11:59 AM

Cisco Snags Shares To Acquire Tandberg

Now the U.S. Justice Department will step up its review of Cisco's pending acquisition of the Norwegian videoconferencing firm.

Cisco missed its latest deadline Thursday for acquiring videoconferencing firm Tandberg, but squeaked across the finish line Friday morning after it revealed it has bought enough shares on its own to seal the $3.4 billion acquisition.

Cisco now is confronted with a new hurdle: The U.S. Justice Department is stepping up its review of the acquisition.

At first the acquisition appeared stalled when just 89% of the required 90% stockholder shares had been tendered at the close of the working day Thursday, potentially leaving the deal hanging. Cisco had already repeatedly extended its offer to meet the requirements of Norwegian law for acquisitions.

But Friday morning, Cisco said it had nailed down enough shares to acquire the Norwegian videoconferencing firm.

"The shares tendered, combined with shares owned, currently represent approximately 102 million shares, or approximately 91.1% of the shares and voting rights in TANDBERG," Cisco's Friday release stated.

The final acquisition figure represented a more than 50% gain in Tandberg stock from the date when rumors started circulating that the company was an acquisition target.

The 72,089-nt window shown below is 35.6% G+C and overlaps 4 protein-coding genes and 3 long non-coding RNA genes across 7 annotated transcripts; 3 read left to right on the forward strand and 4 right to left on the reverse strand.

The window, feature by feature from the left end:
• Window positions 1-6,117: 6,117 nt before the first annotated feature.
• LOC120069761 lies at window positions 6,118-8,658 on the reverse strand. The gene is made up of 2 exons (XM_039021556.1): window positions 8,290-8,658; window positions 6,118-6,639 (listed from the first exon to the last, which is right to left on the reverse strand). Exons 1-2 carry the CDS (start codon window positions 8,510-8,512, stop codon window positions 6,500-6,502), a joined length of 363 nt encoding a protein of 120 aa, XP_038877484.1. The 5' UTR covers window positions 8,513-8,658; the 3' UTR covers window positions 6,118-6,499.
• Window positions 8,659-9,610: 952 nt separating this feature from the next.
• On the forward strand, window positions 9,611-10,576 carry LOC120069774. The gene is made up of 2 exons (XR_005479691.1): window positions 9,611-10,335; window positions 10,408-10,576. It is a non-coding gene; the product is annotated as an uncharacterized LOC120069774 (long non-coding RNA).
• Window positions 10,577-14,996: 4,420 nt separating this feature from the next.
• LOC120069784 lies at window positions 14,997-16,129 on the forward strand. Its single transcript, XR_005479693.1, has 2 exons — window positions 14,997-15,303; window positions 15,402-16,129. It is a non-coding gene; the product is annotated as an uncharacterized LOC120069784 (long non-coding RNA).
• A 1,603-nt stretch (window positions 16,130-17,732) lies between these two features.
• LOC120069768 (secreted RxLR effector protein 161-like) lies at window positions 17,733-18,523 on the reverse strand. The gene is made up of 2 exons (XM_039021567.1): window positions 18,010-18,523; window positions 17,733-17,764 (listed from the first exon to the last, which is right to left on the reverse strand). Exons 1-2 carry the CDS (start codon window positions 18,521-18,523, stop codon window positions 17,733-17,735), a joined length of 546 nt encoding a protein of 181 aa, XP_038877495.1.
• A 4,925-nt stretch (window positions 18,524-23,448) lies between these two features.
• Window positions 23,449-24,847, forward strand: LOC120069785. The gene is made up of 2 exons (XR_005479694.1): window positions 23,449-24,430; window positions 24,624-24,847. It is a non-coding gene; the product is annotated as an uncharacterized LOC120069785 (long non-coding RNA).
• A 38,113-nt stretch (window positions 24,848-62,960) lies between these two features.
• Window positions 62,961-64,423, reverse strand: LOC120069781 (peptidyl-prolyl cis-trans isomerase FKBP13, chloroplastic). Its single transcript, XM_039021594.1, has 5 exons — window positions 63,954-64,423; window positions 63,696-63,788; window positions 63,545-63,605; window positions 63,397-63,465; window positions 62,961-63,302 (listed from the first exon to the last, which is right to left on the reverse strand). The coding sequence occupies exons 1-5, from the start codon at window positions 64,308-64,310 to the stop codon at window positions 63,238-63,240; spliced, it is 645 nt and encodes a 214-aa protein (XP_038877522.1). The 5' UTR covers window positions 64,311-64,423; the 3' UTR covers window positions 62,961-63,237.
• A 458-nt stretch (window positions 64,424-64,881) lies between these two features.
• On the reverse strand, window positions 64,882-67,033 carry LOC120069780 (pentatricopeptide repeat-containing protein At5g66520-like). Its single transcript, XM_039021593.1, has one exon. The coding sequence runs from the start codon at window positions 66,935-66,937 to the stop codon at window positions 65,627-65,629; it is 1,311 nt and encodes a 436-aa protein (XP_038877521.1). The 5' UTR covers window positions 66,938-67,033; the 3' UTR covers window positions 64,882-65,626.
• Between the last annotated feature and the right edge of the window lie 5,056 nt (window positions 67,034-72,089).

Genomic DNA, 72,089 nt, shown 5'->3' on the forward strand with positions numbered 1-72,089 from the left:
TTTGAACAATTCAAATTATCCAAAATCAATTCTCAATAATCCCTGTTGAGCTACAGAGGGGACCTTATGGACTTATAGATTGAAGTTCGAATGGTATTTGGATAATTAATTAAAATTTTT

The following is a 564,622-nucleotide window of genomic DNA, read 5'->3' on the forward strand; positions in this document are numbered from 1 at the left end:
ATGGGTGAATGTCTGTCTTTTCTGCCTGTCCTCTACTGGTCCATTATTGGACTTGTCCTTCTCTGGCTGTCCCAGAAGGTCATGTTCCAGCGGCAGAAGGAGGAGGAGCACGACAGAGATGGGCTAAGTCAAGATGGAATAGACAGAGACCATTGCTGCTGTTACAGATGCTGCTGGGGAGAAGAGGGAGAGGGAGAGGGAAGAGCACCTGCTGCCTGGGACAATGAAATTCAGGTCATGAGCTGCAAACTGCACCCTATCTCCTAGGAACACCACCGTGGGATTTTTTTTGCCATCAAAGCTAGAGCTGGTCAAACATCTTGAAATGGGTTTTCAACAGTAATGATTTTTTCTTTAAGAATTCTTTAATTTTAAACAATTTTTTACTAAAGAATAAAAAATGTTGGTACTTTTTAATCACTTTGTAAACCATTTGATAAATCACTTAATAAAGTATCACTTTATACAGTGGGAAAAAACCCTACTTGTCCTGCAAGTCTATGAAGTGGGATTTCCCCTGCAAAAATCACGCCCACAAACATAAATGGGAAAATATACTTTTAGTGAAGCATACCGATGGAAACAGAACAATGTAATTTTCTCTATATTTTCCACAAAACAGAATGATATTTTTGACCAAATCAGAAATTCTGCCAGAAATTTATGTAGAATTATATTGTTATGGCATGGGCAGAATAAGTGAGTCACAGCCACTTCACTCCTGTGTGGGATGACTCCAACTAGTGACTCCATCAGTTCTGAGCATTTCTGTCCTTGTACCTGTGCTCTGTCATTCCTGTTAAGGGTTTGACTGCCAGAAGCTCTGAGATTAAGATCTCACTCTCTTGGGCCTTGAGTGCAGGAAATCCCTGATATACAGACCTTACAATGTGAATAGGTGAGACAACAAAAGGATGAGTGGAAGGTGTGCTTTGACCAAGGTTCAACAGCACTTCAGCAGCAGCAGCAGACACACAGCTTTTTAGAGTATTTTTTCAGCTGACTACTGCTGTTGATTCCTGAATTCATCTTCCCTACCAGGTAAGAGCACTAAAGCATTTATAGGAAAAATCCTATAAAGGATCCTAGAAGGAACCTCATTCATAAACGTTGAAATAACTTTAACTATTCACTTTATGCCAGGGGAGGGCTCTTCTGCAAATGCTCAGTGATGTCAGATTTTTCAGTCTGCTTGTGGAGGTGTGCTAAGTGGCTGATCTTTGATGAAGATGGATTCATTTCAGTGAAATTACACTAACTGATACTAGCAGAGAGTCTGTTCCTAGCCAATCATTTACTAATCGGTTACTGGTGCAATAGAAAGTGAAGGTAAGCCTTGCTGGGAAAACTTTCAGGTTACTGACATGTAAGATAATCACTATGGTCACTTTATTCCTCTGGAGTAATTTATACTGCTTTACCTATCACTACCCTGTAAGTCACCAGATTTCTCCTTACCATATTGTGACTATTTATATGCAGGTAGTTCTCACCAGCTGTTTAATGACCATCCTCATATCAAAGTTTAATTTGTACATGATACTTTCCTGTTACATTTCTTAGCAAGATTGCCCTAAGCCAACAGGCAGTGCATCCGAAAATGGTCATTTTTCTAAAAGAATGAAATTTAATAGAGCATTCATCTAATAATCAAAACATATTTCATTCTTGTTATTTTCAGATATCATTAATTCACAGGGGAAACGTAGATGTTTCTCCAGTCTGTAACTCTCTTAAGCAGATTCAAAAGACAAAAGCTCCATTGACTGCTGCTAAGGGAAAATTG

Since October 1st, when the acquisition was first announced, Tandberg's directors and management supported the acquisition. Some stockholders and investment bankers, however, moved to squeeze more money out of Cisco, which has more than $30 billion in cash.

Tandberg's chief executive Fredrik Halvorsen has been picked to lead Cisco's new telepresence technology group, reporting to Marthin De Beer, senior VP of Cisco's emerging technologies group. The integration plan calls for Tandberg's technology to be integrated into Cisco's existing collaboration architecture.

The acquisition is just another building block in Cisco CEO John Chambers' vision of expanding well beyond its traditional strengths in routers and switches to data centers, servers and particularly to video.

"Video," Chambers has said in what is becoming a self-fulfilling prophecy, "is the next wave of Internet disruption."

As for the Justice Department's examination of the merger, Cisco said it has received a second request from federal regulators for information on the acquisition. The company added that it will "continue to work cooperatively" with the DOJ during the review.

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